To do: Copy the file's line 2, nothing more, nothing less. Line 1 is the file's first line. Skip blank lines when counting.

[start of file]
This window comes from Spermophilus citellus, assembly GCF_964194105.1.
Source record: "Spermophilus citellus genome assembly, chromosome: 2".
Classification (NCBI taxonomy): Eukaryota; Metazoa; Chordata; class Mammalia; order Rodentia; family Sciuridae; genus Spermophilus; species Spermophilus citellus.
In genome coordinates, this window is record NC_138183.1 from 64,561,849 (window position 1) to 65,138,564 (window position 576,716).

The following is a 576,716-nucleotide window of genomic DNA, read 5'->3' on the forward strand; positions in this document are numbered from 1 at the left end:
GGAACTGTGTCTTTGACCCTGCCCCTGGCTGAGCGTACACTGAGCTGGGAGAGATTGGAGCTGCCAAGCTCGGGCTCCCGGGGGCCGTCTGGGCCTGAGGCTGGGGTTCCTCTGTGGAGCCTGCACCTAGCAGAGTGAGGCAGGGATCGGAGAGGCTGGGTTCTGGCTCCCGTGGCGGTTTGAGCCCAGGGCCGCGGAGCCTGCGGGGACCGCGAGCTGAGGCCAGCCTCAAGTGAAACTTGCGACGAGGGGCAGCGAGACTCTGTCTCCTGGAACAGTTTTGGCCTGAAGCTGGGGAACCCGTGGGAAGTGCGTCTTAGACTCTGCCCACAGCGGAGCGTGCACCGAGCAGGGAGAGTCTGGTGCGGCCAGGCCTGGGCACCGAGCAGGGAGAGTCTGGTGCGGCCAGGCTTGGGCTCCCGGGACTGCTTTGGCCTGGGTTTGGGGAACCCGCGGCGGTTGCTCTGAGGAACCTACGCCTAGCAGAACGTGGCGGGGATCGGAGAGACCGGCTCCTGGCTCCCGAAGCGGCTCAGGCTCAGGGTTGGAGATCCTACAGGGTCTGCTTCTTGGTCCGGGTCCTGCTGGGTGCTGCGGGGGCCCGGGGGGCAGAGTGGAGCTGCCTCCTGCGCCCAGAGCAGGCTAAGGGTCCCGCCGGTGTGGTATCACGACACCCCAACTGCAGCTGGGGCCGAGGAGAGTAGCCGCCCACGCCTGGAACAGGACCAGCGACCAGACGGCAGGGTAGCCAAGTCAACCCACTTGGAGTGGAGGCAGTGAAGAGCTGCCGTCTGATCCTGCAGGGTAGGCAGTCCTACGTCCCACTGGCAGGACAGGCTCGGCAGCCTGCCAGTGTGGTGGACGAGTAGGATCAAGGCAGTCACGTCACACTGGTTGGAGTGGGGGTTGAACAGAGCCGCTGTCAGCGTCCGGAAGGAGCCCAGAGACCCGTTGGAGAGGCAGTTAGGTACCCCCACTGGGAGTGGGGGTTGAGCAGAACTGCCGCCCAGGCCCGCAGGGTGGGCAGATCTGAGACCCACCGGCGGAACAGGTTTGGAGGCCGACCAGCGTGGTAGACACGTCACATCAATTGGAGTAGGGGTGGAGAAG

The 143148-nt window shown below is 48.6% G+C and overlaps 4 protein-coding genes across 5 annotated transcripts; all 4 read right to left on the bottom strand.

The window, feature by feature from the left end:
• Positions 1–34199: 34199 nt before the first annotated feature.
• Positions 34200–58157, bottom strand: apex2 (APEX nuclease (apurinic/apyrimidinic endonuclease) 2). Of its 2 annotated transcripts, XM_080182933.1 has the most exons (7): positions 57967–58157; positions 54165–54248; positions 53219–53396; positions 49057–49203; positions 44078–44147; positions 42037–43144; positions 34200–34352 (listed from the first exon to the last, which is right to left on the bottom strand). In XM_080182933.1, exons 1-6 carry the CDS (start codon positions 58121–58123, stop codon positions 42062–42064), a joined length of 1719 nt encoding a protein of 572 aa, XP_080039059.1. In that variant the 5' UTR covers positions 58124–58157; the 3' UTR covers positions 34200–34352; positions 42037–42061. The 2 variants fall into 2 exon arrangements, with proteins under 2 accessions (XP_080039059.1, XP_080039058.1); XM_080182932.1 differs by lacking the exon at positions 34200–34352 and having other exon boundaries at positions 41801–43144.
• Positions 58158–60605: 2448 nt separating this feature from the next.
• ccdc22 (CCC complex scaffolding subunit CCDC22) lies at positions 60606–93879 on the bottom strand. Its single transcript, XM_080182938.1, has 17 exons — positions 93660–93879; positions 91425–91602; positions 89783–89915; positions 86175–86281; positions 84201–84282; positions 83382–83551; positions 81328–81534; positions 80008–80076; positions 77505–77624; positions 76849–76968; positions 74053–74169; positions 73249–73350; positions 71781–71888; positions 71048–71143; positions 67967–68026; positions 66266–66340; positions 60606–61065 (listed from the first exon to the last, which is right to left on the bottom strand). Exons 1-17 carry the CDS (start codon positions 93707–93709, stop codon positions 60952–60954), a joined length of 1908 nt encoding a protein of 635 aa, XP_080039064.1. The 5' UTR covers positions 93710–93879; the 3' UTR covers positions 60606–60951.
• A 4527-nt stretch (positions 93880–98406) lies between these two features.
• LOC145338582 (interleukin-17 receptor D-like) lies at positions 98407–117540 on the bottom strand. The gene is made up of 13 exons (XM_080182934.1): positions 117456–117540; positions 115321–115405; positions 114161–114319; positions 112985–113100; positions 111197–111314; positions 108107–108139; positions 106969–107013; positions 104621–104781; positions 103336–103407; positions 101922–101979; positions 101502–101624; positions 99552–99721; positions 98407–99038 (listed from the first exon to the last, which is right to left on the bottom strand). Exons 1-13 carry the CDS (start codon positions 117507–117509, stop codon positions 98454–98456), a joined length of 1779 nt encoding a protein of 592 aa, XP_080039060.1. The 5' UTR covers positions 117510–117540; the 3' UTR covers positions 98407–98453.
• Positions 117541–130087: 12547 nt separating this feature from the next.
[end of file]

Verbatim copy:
Source record: "Spermophilus citellus genome assembly, chromosome: 2".